Chautauqua County Community Alliance for Suicide Prevention, local partners hold workshop

JAMESTOWN — Suicide is a serious public health problem that takes an enormous toll on families, friends, classmates, co-workers and communities. Uncovering the reason for an individual suicide death is complex and challenging and local organizations are working to put measures in place for prevention and response. The Community Alliance for Suicide Prevention along with the Suicide Prevention Center of New York work together to provide intervention trainings and to begin steps to form a formal postvention team to strengthen suicide response efforts in Chautauqua County.

An Applied Suicide Intervention Skills Training (ASIST) workshop was recently held at Jamestown Community College to train community members to provide “first aid” to those who may be at risk for suicide or to help a person at risk to stay safe and seek further help. Twenty-eight participants, including educational, mental health, social service professionals and caring community members received training to link people with community resources and further supports to save lives.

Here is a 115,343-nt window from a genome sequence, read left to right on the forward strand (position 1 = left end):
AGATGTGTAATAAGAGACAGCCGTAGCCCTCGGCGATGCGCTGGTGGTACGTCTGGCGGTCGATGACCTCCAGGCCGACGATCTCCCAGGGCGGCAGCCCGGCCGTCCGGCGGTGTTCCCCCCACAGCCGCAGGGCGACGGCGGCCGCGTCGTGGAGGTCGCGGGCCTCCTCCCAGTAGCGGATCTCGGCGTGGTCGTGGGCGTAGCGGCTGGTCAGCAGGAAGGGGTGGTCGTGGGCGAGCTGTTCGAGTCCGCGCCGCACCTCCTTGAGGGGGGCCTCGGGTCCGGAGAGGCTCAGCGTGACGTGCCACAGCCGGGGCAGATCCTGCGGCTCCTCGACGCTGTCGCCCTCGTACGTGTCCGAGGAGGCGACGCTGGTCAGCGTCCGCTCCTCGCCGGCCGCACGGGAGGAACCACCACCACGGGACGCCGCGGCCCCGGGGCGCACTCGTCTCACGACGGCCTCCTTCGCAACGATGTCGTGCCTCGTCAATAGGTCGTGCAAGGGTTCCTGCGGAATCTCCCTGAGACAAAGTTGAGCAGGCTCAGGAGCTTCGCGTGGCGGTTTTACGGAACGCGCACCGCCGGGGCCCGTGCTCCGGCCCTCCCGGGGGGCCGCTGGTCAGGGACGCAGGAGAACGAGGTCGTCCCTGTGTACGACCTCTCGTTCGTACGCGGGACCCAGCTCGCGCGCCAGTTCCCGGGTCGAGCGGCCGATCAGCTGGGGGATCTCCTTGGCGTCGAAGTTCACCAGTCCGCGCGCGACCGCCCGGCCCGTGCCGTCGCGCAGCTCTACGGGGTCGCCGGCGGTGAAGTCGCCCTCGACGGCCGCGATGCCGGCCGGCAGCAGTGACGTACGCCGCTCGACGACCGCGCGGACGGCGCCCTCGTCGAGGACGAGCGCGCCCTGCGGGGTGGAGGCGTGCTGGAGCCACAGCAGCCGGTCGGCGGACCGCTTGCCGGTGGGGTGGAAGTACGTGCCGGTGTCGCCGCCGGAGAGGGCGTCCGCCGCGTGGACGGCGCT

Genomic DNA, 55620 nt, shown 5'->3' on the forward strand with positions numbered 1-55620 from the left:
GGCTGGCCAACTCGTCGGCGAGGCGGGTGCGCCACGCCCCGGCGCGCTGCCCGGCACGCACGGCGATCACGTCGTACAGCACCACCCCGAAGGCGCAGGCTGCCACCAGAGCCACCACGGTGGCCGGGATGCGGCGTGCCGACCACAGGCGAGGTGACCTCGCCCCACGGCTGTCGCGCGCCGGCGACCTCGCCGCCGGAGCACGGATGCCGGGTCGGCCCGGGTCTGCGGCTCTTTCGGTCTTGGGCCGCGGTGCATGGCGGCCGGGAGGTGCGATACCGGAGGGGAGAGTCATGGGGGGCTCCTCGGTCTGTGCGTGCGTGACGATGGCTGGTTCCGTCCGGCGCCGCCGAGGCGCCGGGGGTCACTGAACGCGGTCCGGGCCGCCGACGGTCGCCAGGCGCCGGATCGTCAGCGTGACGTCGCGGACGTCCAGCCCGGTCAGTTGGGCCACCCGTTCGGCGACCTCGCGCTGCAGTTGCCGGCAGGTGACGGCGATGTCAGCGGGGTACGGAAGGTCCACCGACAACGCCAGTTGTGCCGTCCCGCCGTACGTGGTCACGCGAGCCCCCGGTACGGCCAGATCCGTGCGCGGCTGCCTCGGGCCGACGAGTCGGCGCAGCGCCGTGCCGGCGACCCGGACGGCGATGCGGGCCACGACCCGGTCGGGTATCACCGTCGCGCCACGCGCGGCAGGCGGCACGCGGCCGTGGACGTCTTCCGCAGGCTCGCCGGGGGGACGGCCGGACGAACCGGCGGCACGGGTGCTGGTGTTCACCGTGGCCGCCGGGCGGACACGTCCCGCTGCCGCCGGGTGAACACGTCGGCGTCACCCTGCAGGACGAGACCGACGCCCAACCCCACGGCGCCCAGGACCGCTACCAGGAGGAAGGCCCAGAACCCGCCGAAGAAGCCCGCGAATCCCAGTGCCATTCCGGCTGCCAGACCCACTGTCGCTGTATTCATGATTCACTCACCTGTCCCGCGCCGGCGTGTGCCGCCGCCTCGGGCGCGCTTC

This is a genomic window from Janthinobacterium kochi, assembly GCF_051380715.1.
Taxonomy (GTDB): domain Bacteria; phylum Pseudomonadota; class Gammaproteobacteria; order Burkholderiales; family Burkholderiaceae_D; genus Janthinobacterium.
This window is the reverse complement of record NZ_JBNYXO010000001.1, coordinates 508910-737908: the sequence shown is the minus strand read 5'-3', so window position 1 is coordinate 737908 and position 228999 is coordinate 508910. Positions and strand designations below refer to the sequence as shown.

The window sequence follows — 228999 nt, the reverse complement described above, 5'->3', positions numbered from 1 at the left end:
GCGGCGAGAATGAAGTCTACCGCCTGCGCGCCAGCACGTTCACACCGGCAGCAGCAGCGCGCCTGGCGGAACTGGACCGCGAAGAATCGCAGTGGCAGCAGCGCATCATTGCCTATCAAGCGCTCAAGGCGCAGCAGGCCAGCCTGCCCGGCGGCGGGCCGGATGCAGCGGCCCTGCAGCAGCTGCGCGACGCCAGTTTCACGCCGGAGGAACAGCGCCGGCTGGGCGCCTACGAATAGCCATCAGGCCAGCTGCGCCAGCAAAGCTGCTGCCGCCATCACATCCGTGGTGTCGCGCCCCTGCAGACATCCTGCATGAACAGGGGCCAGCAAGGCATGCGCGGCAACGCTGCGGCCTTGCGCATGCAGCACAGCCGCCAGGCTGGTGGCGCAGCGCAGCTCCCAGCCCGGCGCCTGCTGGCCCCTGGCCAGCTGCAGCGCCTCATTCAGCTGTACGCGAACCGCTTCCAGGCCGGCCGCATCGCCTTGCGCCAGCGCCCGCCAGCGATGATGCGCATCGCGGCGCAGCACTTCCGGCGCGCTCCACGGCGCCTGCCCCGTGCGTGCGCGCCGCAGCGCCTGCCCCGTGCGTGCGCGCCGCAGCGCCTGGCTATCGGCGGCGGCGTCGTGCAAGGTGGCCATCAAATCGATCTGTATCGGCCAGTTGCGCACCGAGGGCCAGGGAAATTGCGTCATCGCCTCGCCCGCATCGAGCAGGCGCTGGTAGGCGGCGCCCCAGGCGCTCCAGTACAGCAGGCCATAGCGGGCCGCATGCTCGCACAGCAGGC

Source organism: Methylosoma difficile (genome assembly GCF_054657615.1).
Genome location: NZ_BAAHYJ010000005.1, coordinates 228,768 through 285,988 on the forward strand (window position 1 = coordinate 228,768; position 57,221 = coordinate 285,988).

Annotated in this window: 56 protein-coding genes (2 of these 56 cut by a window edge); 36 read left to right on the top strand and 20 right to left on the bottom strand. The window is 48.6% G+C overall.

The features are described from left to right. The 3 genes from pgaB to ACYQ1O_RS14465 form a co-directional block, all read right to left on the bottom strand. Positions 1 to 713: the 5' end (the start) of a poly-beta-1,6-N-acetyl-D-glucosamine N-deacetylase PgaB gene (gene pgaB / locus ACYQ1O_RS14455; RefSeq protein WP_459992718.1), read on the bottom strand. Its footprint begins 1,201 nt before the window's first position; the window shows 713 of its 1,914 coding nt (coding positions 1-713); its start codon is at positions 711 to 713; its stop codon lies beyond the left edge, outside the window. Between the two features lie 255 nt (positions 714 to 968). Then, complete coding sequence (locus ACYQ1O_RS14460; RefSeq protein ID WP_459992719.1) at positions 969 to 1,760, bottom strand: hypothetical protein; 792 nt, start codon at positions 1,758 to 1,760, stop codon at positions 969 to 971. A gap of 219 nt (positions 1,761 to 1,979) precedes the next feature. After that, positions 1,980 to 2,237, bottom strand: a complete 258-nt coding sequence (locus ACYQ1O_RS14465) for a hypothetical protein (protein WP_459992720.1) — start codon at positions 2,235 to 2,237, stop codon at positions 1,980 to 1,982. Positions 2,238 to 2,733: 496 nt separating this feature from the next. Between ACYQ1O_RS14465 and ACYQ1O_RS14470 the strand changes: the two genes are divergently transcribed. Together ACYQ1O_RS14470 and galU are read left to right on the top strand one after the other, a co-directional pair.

The Community Alliance for Suicide Prevention held a planning session during the workshop with Garra Lloyd-Lester, associate director of the Suicide Prevention Center New York holding informational planning session to discuss the development of a suicide postvention team and what that could look like for our community.

“What a productive two days facilitating suicide intervention skills to 26 dedicated an passionate individuals, all of whom are helping to create suicide safer communities and are further ready, willing and able to help someone that may be thinking of suicide explore their reasons for living,” Lloyd-Lester said.

“We want to stress that there is help and resources in our community,” said Victoria Patti, coordinator of the Community Alliance for Suicide Prevention. “It is better to report the concern to a medical professional or call 911, than to do nothing at all or think someone else will do it. Community members need to understand and know the warning signs of suicide and be brave enough to ask the question, ‘Are you thinking of suicide?’ Those that are thinking of suicide may just want to be heard and their pain to be understood. Take all warning signs seriously and please reach out a hand; you may save a life.”

Anyone who suspects that someone may be at risk for suicide should take it seriously. If anyone is concerned that the person is in immediate danger, call 911 or the Chautauqua County Crisis Hotline at 1-800-724-0461 for immediate assistance.


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